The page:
McDonald's (NYSE:MCD) and PepsiCo (NASDAQ:PEP) are two of the most iconic brands in the world. McDonald's operates and franchises over 36,000 restaurants in more than 100 countries, while PepsiCo's beverages and packaged foods are consumed in over 200 countries and territories.
McDonald's and PepsiCo's stocks jumped over 500% and 200%, respectively, over the past 20 years -- easily outpacing the S&P 500's 110% gain. But past performance never guarantees future gains, so let's take a fresh look at both stocks to see which is the better overall buy.
Shared challenges, different solutions
McDonald's and PepsiCo operate different kinds of businesses, but both companies have struggled with a shared problem: More consumers are avoiding traditional fast food chains and sodas in favor of healthier alternatives.
McDonald's faces competition from "fast casual" challengers like Panera and Chipotle, while PepsiCo is struggling with declining soda consumption rates. PepsiCo's Frito Lay and Quaker units also face fierce competition from other packaged food giants, smaller brands, and private label brands.
To address those problems, McDonald's added healthier and regional menu items, replaced its frozen beef with fresh beef, and launched an all-day breakfast. It also renovated its stores, installed digital kiosks which streamlined in-store orders, and expanded is online ordering and delivery options with third-party partners.
PepsiCo expanded its beverage portfolio by developing and acquiring new brands of bottled water, sparkling water, tea, juice, and even hybrid cola-coffee drinks. It also launched healthier versions of its Frito Lay snacks and refreshed its aging Quaker brand for health-conscious consumers.
How fast are McDonald's and PepsiCo growing?
McDonald's and PepsiCo both have a lot of moving parts, but their strengths are largely offsetting their weaknesses.
McDonald's global comparable store sales grew 5.9% in 2019, marking its strongest comps growth in more than a decade. But in the first quarter, its global comps dipped 3.4% as the COVID-19 crisis shut down its restaurants. McDonald's withdrew its full-year guidance, but analysts expect its revenue and earnings to tumble 13% and 21%, respectively, this year.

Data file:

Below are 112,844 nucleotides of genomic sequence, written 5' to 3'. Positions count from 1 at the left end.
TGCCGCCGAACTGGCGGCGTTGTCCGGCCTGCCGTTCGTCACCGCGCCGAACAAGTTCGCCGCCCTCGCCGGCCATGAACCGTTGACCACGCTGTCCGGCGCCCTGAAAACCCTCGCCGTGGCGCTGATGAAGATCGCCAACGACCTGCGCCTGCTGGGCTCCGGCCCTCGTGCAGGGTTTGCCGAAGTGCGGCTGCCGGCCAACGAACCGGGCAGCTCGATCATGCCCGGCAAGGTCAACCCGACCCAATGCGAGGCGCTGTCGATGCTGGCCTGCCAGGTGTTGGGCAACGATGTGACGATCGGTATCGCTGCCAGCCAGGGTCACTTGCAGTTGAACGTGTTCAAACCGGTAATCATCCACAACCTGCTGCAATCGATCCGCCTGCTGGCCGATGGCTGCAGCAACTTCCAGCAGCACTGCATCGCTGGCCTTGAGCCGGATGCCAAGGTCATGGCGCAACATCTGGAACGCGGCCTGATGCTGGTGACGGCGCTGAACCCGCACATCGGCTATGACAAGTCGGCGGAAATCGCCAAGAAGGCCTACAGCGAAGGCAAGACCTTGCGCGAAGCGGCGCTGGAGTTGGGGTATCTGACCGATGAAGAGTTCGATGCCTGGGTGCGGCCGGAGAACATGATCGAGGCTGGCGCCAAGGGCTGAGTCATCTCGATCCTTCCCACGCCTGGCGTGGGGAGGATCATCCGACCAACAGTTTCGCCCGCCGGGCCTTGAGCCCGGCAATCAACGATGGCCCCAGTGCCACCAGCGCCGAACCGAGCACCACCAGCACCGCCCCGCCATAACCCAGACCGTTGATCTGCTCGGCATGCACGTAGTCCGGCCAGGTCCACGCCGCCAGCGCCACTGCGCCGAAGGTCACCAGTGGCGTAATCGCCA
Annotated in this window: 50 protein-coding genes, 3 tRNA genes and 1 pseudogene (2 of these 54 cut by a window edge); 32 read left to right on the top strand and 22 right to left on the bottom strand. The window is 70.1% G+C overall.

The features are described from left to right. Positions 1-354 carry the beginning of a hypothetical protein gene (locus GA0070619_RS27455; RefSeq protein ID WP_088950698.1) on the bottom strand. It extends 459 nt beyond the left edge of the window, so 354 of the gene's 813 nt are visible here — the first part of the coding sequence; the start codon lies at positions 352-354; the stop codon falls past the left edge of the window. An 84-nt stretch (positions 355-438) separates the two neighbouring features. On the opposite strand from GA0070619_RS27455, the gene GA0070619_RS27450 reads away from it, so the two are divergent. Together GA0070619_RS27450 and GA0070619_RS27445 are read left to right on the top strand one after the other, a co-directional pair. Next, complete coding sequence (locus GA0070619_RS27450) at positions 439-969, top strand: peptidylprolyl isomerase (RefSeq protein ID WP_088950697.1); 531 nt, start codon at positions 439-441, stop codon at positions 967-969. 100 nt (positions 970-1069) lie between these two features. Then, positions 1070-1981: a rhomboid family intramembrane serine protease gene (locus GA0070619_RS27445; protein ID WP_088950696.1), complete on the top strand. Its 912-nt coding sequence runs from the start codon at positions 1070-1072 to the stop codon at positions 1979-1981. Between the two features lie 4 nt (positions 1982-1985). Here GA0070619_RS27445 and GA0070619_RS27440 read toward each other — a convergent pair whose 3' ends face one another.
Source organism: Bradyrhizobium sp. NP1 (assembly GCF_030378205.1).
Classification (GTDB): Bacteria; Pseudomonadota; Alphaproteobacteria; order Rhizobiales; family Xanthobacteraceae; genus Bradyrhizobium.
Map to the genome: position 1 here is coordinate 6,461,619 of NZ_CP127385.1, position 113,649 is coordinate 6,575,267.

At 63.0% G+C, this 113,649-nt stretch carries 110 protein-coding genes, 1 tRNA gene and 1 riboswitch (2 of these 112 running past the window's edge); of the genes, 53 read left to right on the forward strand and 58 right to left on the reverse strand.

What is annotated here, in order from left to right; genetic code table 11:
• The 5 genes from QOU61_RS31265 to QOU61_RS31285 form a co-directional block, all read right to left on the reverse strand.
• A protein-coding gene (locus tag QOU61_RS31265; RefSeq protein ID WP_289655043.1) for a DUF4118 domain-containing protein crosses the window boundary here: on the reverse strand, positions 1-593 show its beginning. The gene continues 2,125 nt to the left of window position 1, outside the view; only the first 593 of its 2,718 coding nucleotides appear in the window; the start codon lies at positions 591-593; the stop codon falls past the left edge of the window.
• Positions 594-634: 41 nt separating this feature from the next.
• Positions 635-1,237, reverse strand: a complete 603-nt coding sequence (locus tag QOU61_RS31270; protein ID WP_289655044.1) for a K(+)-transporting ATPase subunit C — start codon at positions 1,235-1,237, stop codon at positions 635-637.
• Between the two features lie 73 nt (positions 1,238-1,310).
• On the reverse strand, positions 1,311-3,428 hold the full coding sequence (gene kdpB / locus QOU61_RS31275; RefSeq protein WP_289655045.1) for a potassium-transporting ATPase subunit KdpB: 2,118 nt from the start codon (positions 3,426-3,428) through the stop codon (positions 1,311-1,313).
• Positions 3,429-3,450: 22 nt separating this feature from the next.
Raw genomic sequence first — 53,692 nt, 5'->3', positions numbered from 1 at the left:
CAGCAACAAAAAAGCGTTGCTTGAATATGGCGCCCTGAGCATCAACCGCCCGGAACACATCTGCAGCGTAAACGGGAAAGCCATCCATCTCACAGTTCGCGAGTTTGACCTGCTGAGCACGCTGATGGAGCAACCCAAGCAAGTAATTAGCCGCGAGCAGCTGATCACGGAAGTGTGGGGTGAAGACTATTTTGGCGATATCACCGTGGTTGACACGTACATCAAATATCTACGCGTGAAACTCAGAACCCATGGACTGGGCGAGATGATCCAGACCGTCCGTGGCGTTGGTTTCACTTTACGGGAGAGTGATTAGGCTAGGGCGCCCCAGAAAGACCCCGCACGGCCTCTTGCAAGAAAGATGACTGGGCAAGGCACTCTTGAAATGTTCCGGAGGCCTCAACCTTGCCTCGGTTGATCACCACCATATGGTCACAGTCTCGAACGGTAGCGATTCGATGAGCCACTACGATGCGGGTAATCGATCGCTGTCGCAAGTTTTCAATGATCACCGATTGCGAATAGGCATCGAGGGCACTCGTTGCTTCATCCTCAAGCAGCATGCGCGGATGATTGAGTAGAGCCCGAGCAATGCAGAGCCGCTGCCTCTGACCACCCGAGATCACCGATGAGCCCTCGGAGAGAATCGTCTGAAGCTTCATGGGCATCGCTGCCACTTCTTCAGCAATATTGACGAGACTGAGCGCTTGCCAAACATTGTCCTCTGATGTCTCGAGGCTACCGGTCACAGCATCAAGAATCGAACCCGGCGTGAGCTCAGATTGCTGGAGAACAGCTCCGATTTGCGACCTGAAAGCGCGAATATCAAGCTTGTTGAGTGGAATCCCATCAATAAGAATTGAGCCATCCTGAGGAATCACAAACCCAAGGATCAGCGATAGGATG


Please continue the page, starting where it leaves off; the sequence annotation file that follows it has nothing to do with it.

PepsiCo's organic sales rose 4.5% in 2019, as it leveraged price hikes to offset softer shipments of its drinks and packaged foods. In the first half of 2020, its organic sales grew another 3.3%, as a spike in COVID-19-inspired shopping in the first quarter offset a slowdown in the second quarter -- which was largely attributed to the shutdowns of convenience stores, gas stations, and other smaller brick-and-mortar retailers. PepsiCo also withdrew its full-year guidance, but analysts expect its reported revenue to stay flat as its earnings dip 3%.
McDonald's and PepsiCo are both expected to generate stronger sales and earnings growth next year. However, investors should be wary of those long-term predictions, which could be easily rendered obsolete by a second wave of COVID-19 infections, the escalating U.S.-China trade war, and other unpredictable macro headwinds.
Dividends and valuations
McDonald's and PepsiCo are both Dividend Aristocrats of the S&P 500, having raised their dividends annually for at least 25 straight years.
McDonald's pays a forward dividend yield of 2.7%, while PepsiCo pays a forward yield of 3%. McDonald's suspended its buybacks earlier this year to conserve cash and protect its dividend, but PepsiCo plans to keep buying back additional shares throughout the year.
McDonald's trades at 32 times forward earnings, while PepsiCo has a lower forward P/E of 24. Both valuations are high relative to their earnings growth, but investors are likely willing to pay a premium for their stability, dividends, and resilience during market downturns in this wobbly market.
The winner: PepsiCo
McDonald's and PepsiCo are both safe long-term investments. But if I had to choose one over the other, I'd buy PepsiCo because it's better insulated from the COVID-19 crisis, trades at a lower multiple, pays a higher dividend, and generates enough free cash flow to comfortably cover its buybacks.